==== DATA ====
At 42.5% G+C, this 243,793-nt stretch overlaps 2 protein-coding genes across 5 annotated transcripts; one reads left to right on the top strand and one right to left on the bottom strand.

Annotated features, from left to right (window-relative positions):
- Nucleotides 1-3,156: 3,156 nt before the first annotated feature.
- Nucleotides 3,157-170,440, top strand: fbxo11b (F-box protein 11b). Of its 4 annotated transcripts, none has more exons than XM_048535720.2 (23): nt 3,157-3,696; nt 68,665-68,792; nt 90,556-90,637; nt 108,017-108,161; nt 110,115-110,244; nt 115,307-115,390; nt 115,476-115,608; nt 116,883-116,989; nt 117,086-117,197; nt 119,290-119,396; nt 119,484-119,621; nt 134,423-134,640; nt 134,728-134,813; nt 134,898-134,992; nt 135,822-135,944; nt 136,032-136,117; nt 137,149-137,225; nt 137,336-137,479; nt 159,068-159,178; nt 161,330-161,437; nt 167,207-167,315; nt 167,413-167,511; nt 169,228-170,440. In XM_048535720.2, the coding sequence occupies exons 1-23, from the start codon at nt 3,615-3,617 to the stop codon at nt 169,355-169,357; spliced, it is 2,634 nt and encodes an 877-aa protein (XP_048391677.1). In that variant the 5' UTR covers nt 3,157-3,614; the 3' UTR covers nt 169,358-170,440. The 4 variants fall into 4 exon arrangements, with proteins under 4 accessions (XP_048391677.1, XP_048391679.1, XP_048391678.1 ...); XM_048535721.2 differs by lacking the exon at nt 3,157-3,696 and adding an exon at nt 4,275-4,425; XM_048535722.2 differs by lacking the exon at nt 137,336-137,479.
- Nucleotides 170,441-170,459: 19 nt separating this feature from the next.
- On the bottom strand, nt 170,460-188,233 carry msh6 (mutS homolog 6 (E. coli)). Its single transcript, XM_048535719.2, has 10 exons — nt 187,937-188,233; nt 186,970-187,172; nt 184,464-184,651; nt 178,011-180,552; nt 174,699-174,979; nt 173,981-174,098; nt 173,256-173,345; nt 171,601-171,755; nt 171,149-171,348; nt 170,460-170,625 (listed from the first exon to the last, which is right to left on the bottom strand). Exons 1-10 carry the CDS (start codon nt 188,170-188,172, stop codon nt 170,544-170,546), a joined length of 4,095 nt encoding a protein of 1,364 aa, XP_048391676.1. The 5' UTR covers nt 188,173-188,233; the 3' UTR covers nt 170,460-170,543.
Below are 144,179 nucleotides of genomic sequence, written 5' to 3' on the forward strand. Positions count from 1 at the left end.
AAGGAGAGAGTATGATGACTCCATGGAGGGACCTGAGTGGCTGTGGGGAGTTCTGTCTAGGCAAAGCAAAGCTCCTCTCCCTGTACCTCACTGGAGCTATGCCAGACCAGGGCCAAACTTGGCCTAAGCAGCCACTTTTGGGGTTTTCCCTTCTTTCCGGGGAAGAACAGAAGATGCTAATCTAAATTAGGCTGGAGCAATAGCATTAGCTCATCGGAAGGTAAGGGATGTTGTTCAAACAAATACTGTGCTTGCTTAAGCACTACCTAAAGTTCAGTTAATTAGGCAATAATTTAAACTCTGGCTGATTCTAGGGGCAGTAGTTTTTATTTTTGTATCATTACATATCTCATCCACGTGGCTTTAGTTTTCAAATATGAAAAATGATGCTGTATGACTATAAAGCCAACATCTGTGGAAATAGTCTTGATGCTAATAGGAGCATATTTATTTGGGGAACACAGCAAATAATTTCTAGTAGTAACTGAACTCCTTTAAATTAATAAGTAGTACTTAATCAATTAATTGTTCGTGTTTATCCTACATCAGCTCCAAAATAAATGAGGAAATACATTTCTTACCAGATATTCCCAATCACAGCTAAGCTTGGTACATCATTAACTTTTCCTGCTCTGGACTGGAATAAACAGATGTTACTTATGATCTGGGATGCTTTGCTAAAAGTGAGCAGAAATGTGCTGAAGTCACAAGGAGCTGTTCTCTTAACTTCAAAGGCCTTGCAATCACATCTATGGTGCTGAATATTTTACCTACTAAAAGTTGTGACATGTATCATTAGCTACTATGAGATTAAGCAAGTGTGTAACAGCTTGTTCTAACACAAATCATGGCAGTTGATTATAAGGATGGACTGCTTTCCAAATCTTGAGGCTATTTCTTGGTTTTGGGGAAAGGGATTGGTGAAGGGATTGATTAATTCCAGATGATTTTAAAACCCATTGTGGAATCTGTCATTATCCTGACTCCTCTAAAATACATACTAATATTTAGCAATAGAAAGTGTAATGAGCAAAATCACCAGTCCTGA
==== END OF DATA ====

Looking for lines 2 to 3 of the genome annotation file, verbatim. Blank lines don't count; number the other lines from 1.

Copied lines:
Annotated features, from left to right (window-relative positions):
- Nucleotides 1-3,156: 3,156 nt before the first annotated feature.